Table 2
Associations of serum miR-122 and miR-130a levels with the demographic and clinical parameters

Diagnostic value of serum IFN signaling-related miRNAs for OBI

According to the results presented above, we further tested whether serum miR-122 and miR-130a alone or in combination could differentiate OBI from healthy control, ASC, and CHB patients. The results of ROC analysis showed that as a single marker, miR-122 had the comparable AUC, sensitivity, and specificity to differentiate OBI from other groups (Table 3). Moreover, the ROC curve for miR-122 combination with miR-130a resulted in the highest AUC (0.93 for OBI vs. healthy controls, 0.87 for OBI vs. ASC, and 0.90 for OBI vs. CHB) (Fig. 3 and Table Table3).3). Therefore, it suggested that serum miR-122 combined with miR-130a could be used as a potential marker for OBI diagnosis.

Table 3
Comparison of ROC curves for serum miRNA-122, miRNA-130a, and combination of miR-122 and miR-130a
Fig. 3
Receiver operating characteristic (ROC) curve analyses using serum miR-122, miR-130a, and miR-122 + miR-130a for discriminating OBI patients from healthy controls and ASC and CHB patients

Discussion

Although the relationships between serum miRNAs and HBV-related diseases, such as cirrhosis and HCC have been widely investigated previously [12], the information about the characteristics of serum IFN signaling-related miRNAs in OBI patients is limited. In the present study, we observed that serum miR-122 was apparently downregulated, while miR-130a was significantly upregulated in the patients with OBI. Moreover, the combination of serum miR-122 and miR-130a clearly separated the OBI patients from healthy controls and ASC and CHB patients with satisfied specificity and sensitivity.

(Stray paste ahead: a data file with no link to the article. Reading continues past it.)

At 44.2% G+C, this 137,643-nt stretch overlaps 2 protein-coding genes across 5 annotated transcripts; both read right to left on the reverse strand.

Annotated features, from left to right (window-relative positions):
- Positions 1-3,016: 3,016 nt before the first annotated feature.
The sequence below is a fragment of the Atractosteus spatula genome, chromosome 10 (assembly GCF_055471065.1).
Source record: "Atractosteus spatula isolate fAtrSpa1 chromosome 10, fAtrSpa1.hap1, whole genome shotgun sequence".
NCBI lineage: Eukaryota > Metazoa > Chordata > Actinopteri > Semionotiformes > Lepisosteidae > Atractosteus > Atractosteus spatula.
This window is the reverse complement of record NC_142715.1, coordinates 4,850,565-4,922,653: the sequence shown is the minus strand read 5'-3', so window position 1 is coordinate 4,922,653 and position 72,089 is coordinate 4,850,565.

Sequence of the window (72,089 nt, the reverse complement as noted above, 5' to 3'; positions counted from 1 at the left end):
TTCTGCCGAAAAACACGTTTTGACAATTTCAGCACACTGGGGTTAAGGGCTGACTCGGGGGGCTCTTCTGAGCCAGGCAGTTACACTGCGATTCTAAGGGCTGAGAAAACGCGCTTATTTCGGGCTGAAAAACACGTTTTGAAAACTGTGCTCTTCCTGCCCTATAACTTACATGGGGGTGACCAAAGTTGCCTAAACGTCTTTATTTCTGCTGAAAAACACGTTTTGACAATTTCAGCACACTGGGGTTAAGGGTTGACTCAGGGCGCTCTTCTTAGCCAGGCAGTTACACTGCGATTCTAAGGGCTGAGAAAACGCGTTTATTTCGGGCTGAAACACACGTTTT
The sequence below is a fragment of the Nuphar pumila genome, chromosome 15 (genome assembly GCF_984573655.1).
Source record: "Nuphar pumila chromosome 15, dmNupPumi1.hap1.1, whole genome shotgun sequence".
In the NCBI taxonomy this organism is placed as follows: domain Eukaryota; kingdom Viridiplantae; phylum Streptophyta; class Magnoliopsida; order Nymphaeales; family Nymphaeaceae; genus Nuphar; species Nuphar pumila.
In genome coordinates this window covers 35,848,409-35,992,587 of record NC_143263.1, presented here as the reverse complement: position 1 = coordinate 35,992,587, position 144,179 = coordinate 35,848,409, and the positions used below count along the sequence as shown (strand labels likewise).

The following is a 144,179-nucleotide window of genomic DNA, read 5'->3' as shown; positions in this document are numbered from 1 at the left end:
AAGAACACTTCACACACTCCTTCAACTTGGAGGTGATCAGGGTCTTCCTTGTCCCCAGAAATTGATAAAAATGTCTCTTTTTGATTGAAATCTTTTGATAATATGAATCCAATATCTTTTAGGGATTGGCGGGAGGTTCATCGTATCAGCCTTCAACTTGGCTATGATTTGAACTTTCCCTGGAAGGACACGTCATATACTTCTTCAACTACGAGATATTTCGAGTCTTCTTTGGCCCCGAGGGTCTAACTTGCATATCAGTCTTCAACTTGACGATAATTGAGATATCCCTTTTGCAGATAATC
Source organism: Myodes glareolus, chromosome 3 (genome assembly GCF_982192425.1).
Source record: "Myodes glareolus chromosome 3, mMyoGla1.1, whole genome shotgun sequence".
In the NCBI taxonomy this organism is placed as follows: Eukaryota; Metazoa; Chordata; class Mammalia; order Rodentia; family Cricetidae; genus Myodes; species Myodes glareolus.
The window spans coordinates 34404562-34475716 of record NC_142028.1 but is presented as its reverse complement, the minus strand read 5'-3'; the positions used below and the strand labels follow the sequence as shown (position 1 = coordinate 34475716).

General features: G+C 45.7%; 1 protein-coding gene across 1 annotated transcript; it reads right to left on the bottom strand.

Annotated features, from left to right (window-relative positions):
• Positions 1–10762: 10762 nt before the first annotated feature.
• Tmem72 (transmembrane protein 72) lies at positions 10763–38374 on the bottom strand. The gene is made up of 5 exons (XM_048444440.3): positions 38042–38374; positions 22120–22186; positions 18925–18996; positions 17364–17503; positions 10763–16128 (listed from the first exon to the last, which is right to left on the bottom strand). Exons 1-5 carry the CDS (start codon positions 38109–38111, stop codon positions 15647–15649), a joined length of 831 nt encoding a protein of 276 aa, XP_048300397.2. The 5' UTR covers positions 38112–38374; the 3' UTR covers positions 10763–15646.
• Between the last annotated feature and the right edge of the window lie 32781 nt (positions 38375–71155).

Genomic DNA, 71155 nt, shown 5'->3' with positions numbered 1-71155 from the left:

MiR-122 is a liver-specific microRNA that is involved in a complex signaling network in the biological processes of liver development and differentiation, hepatic lipid metabolism, stress responses, and HCC [1619]. The results from a Chinese study indicated that silence of miR-122 in HBV transfected Huh-7 cells with antisense miR-122 significantly increased HBsAg and HBeAg secretion [20]. Additionally, Gao et al. observed that suppression of miR-122 induced by HBV infection led to the inactivation of IFN expression, which in turn enhanced HBV replication in Huh7 cells [21]. However, Qiu et al. reported that overexpression of miR-122 could decrease the levels of heme oxygenase-1 (HO-1), while miR-122 inhibitors could increase HO-1 levels. Moreover, overexpression of HO-1 in HepG2 cells could significantly inhibit HBV replication in vitro [22, 23]. In the present study, we observed that serum miR-122 level decreased significantly in the patients with OBI compared to those with ASC and CHB and healthy control. Therefore, in order to unravel the complicated associations between miR-122 and HBV infection, more studies should be performed on this issue in the future.